Or have you not love it to see that in a family the father, the mother and the children worships at a different temples and under different clerics or prophets? In other places, if one chooses to worship another deity apart from that of the parent's, he /she is declared an anathema under the law of apostasy, and does not have any share in the parent's estates.

Here in Ghana, our constitution operates alongside our customs and traditions. We practice inter and intra tribal marriage, concubine marriage, betrothal marriage, customary marriage and even polygamy. This you cannot see or witness in any part of the world.

Go to some countries and enter into a relationship with a lady without paying the bride price, when caught you'd be stoned or hacked to death for elopement charges.

Then again, do our public places discriminate on tribal, religious, or ethnocentric grounds? But look at advanced democracies where even clothing of others becomes a crime.

WHY THE SUDDEN CHANGE? The forgone analyses and comparisons are the gems we've inherited but unfortunately it's losing its beauty.

The jaw - jaw idea of democracy is giving way to war-war. The brain power of democracy is giving way to blow power. Expressing different views to others is not best heard when one uses intemperate language lately. Insults, character assassination, mudslinging, and vitriolic rhetoric now girds our FREEDOM OF SPEECH.

Since the noble work of the third parliament in the fourth Republic repealed the criminal libel law, circumspection and decorum are now thrown to the dogs.

The good democracy brought to us on a golden plate is now not fancied. We've traded that for bad mouthing those in authority, our supposed enemies and even those who hold different views in our homes and places of work.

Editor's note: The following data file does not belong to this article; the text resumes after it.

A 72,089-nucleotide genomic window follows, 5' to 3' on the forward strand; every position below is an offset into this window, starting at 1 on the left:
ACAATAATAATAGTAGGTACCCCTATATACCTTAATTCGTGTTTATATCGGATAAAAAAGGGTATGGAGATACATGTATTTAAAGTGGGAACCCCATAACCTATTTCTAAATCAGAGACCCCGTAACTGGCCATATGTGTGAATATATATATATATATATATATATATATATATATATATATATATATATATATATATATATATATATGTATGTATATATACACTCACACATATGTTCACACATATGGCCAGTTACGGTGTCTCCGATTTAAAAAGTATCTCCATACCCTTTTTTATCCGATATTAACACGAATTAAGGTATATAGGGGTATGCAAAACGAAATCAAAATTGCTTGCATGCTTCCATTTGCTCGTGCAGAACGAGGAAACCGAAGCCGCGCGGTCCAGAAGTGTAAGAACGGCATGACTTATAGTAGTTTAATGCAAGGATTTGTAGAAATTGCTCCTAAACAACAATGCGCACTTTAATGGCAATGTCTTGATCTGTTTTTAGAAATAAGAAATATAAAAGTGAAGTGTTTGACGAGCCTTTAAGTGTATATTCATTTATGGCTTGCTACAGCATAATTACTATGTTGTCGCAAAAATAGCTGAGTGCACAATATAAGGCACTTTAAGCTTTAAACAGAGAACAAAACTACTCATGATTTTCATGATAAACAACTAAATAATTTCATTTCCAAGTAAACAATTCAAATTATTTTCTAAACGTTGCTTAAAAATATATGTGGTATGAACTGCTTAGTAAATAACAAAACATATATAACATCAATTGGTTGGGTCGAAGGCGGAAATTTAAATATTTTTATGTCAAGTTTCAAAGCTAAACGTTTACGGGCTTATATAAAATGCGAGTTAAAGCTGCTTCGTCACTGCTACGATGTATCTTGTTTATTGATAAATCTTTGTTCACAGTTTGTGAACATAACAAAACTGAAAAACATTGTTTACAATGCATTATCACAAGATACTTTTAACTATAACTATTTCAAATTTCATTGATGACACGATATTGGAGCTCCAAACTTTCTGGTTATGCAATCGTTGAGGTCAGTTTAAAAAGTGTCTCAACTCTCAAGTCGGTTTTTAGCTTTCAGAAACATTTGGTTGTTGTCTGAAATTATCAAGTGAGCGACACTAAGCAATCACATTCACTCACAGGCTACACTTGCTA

Must this continue? I believe the frustration of our people, the high unemployment rate, the lack of future prospects is letting the Ghanaian lose sight on who we're, and practising subculture to our heritage. Insults of adults and others in under whatever circumstance is unghanaian!

I believe out of the frustration and despair, we the sons and daughters of this noble land will hew out of our mountainous challenges a building block for this generation and the next to come.

Ghana is the centre of the world, we're the gateway to Africa. The black race takes here their home. The whole world is looking up to us.

Let us not be polarised by self-centred individuals for their myopic parochial interest.

We're the gem, the gold, when we lose our lustre through slaying one another, a stranger will inherit our land.

In democracy, let's agree to disagree. Let's interrogate, decipher and pore on conflicting views to ours.

We've not come from one home, one school, one training. Therefore our views wouldn't be the same. But as a progressive society, let's see farther from what we deem as sacrosanct in our views and consider that of others. In so doing, Ghana will be great again.

The deepest part of the night is close to daybreak.

A weather forecaster knows it rains after a scorching sunshine.

When the darkness is deep, then the stars shine. Be a star and be part of the history making in our generation.

Bring out your ideas, the good thing you want to see done in our country. Do so with circumspection and decorum as your watchwords, the golden rule would be applied.

And mine is; " no more insults in our politics, it's unghanaian, and makes our gold loses its lustre.